David Julius and Ardem Patapoutian focused their work on the field of somatosensation
Stockholm: Two U.S.-based scientists were awarded the Nobel Prize in physiology or medicine on Monday for their discovery of the receptors that allow humans to feel temperature and touch.
David Julius and Ardem Patapoutian focused their work on the field of somatosensation, that is the ability of specialized organs such as eyes, ears and skin to see, hear and feel.
This really unlocks one of the secrets of nature, said Thomas Perlmann, secretary-general of the Nobel Committee, in announcing the winners. It's actually something that is crucial for our survival, so it's a very important and profound discovery.
The committee said Julius, 65, used capsaicin, the active component in chili peppers, to identify the nerve sensors that allow the skin to respond to heat.
Patapoutian found separate pressure-sensitive sensors in cells that respond to mechanical stimulation, it said.
The pair shared the prestigious Kavli Award for Neuroscience last year.
Imagine that you're walking barefoot across a field on this summer's morning, said Patrik Ernfors of the Nobel Committee. You can feel the warmth of the sun, the coolness of the morning dew, a caressing summer breeze and the fine texture of blades of grass underneath your feet. These impressions of temperature, touch and movement are feelings relying on somatosensation."
Such information continuously flows from the skin and other deep tissues and connects us with the external and internal world. It is also essential for tasks that we perform effortlessly and without much thought, said Ernfors.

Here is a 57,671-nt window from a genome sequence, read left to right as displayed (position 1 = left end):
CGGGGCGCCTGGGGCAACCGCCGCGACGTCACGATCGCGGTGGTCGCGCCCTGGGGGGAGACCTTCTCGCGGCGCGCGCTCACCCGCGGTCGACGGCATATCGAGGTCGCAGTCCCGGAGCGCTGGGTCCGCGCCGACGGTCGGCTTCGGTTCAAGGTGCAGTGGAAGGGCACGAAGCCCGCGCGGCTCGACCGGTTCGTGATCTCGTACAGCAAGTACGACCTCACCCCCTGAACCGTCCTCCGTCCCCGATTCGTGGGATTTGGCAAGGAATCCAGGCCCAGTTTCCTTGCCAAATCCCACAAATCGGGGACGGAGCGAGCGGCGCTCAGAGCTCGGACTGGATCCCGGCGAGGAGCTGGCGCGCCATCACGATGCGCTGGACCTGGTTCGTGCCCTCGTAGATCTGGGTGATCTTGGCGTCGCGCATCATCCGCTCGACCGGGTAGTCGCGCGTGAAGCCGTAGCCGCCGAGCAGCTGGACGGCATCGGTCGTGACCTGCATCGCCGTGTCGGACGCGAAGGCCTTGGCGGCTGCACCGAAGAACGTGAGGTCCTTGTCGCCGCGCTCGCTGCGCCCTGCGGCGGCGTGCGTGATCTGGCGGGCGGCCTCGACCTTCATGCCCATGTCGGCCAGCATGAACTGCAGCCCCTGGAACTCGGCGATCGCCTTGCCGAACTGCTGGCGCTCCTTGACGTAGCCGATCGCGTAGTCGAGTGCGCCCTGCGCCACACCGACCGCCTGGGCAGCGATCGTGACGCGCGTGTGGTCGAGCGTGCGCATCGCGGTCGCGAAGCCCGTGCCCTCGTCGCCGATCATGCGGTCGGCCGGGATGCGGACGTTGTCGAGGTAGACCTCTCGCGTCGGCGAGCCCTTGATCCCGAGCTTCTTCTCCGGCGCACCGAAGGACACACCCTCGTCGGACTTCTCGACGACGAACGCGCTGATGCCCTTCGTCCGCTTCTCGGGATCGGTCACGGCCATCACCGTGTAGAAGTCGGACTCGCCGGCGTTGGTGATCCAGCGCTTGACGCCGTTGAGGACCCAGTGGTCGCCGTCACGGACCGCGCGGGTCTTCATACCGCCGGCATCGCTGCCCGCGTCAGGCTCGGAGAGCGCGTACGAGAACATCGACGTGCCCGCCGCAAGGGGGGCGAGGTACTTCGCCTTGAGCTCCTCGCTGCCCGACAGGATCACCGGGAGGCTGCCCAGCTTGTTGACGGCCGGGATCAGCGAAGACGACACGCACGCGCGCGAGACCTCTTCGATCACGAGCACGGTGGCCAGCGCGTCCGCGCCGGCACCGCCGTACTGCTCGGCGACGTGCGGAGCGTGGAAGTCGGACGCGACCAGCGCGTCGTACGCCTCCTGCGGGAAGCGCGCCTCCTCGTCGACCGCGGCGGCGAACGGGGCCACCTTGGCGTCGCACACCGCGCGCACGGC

Perlmann said he managed to get hold of both of the winners before the announcement.
I (...) only had a few minutes to talk to them, but they were incredibly happy, he said. And as far as I could tell they were very surprised and a little bit shocked, maybe.
Last year's prize went to three scientists who discovered the liver-ravaging hepatitis C virus, a breakthrough that led to cures for the deadly disease and tests to keep the scourge from spreading though blood banks.
The prestigious award comes with a gold medal and 10 million Swedish kronor (over $1.14 million). The prize money comes from a bequest left by the prize's creator, Swedish inventor Alfred Nobel, who died in 1895.
The prize is the first to be awarded this year. The other prizes are for outstanding work in the fields of physics, chemistry, literature, peace and economics.